An­za­lone adds that J&J is al­so get­ting the rights to up to 3 ad­di­tion­al RNAi pro­grams, a help­ful en­dorse­ment from a phar­ma gi­ant that’s been known to ante up a sig­nif­i­cant amount of cash to snag the big drug can­di­dates it wants to add to its mid- and late-stage pipeline.

Across from the bar­gain­ing ta­ble, says An­za­lone, J&J was rep­re­sent­ed by R&D chief Math­ai Mam­men, who al­so bet big re­cent­ly on a BC­MA can­di­date from Chi­na’s Leg­end, and Mar­i­anne De Backer, a long­time deal­mak­er at the com­pa­ny.

J&J is well known for cre­at­ing a glob­al net­work of deal­mak­ers in­ter­est­ed in a wide va­ri­ety of de­vel­op­men­tal prod­ucts at every stage of de­vel­op­ment. But it’s the late-stage stars where it’s will­ing to go big.

That hasn’t changed.

As Nas­daq en­rolls the fi­nal batch of 2019 IPOs, how have the num­bers com­pared to past years?

IGM Biosciences’ upsized IPO haul, coming after SpringWorks’ sizable public debut, has revved up some momentum for the last rush of biotech IPOs in 2019.

With 39 new listings on the books and roughly two more months to go before winding down, Nasdaq’s head of healthcare listings Jordan Saxe sees the exchange marking 50 to 60 biopharma IPOs for the year.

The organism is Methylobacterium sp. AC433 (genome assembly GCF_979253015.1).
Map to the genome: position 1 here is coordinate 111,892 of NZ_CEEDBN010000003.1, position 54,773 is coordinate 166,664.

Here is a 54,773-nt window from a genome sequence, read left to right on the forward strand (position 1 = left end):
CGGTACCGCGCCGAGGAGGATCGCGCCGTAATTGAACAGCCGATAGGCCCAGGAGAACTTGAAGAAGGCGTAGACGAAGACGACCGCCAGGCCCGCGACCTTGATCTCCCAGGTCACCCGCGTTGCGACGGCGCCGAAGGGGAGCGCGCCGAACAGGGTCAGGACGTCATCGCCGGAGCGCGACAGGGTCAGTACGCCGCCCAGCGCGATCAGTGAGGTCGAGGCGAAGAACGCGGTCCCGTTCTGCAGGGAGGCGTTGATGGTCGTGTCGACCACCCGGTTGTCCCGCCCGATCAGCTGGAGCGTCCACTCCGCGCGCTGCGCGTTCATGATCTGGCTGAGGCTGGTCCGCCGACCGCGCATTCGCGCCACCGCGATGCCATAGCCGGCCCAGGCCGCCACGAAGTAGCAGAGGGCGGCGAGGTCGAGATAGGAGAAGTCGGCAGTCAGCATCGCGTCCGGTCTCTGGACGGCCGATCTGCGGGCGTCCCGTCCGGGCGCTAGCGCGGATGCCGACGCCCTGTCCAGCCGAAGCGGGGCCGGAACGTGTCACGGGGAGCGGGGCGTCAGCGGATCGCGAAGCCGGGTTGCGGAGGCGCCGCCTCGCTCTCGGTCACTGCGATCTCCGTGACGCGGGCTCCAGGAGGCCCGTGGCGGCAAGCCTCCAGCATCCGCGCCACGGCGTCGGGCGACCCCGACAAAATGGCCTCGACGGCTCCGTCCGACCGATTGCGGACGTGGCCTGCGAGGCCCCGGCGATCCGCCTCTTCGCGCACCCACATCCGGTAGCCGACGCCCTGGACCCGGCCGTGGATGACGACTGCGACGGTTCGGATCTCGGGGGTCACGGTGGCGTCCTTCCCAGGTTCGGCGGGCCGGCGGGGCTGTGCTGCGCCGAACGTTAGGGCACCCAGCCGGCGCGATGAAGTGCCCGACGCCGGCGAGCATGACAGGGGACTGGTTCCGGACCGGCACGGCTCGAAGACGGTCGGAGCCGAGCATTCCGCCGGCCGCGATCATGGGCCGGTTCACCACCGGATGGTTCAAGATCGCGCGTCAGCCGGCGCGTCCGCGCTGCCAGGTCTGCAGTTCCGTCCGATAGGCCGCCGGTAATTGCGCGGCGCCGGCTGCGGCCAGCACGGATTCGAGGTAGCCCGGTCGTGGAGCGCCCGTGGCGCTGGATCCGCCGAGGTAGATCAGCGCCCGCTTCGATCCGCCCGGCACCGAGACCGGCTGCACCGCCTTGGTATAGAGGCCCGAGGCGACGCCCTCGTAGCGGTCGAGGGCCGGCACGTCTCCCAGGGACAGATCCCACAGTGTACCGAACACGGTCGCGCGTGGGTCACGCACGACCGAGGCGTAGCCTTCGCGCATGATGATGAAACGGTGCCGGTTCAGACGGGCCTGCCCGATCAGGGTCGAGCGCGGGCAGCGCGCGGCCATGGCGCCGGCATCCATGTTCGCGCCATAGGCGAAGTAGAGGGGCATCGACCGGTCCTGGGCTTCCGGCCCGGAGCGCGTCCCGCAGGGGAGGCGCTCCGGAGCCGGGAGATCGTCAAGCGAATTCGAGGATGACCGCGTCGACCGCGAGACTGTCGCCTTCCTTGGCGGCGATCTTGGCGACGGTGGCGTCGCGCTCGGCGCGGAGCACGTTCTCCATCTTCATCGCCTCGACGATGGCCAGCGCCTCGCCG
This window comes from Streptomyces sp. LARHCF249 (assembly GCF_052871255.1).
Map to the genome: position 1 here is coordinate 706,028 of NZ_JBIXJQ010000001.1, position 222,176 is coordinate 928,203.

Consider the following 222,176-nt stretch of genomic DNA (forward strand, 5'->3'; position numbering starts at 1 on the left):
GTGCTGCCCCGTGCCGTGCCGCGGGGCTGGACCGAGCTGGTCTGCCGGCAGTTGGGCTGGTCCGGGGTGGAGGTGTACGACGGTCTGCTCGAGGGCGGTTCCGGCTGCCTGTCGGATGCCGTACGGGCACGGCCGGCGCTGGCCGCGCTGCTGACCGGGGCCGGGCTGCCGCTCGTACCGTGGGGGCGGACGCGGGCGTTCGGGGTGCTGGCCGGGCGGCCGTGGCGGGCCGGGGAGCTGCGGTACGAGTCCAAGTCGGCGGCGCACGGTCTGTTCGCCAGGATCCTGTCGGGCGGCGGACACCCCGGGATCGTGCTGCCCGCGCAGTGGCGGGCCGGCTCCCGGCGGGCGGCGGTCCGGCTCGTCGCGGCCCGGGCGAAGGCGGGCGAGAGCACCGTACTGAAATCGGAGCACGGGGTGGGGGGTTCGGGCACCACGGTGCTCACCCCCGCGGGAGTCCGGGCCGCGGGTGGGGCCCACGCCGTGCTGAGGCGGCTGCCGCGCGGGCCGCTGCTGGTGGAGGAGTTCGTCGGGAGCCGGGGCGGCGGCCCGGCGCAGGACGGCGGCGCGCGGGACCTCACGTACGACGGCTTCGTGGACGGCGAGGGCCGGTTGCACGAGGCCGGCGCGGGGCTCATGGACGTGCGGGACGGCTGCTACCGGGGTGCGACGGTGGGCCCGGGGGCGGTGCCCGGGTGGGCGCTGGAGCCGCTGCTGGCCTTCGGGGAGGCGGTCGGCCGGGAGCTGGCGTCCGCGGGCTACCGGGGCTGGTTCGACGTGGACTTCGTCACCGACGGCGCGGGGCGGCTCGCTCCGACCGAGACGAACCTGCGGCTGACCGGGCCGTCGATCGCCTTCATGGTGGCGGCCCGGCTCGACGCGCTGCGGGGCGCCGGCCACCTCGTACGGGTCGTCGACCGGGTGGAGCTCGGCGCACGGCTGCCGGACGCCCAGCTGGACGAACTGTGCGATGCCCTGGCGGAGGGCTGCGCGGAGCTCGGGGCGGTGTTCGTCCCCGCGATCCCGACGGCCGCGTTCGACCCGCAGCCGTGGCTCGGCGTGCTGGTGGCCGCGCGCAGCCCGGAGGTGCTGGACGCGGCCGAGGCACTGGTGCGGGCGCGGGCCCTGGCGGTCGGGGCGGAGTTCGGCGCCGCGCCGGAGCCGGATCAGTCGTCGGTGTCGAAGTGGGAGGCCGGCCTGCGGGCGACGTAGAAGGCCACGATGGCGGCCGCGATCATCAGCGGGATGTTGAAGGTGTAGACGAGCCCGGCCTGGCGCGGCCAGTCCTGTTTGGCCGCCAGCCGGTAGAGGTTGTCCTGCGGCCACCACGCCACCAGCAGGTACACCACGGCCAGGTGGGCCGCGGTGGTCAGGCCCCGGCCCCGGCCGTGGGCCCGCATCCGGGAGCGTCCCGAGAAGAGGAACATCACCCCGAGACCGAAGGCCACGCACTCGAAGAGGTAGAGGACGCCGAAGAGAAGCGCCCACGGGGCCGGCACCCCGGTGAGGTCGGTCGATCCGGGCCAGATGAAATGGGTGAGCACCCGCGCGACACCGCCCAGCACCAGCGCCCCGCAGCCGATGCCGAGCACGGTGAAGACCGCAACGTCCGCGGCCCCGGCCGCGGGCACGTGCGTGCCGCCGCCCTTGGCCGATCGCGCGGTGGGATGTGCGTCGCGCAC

“December 15 is usually the last possible day that companies will price,” he said, as companies get ready for business talks at the annual JP Morgan Healthcare Conference in January.

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A fa­vorite in Alex­ion’s C-suite is leav­ing, and some mighty sur­prised an­a­lysts aren’t the least bit hap­py about it

Analysts hate to lose a biotech CFO they’ve come to trust and admire — especially if they’re being blindsided by a surprise exit.

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'Dis­con­nect the bas­tard­s' — one biotech's plan to break can­cer cell­s' uni­fied de­fens­es

Chemotherapy and radiotherapy are the current gladiators of cancer treatment, but they come with well-known limitations and side-effects. The emergence of immunotherapy — a ferocious new titan in oncologist’s toolbox — takes the brakes off the immune system to kill cancer cells with remarkable success in some cases, but the approach is not always effective. What makes certain forms of cancer so resilient? Scientists may have finally pieced together a tantalizing piece of the puzzle, and a new biotech is banking on a new approach to fill the gap.

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While No­var­tis ban­ish­es Zol­gens­ma scan­dal scars — Bio­gen goes on a Spin­raza 'of­fen­sive'

While Novartis painstakingly works to mop up the stench of the data manipulation scandal associated with its expensive gene therapy for spinal muscular atrophy (SMA) Zolgensma— rival Biogen is attempting to expand the use of its SMA therapy, Spinraza. 

The US drugmaker $BIIB secured US approval for Spinraza for use in the often fatal genetic disease in 2016. The approval covered a broad range of patients with infantile-onset (most likely to develop Type 1) SMA. 

Jason Kelly. Mike Blake/Reuters via Adobe

Eye­ing big ther­a­peu­tic push, Gink­go bags $290M to build a cell pro­gram­ming em­pire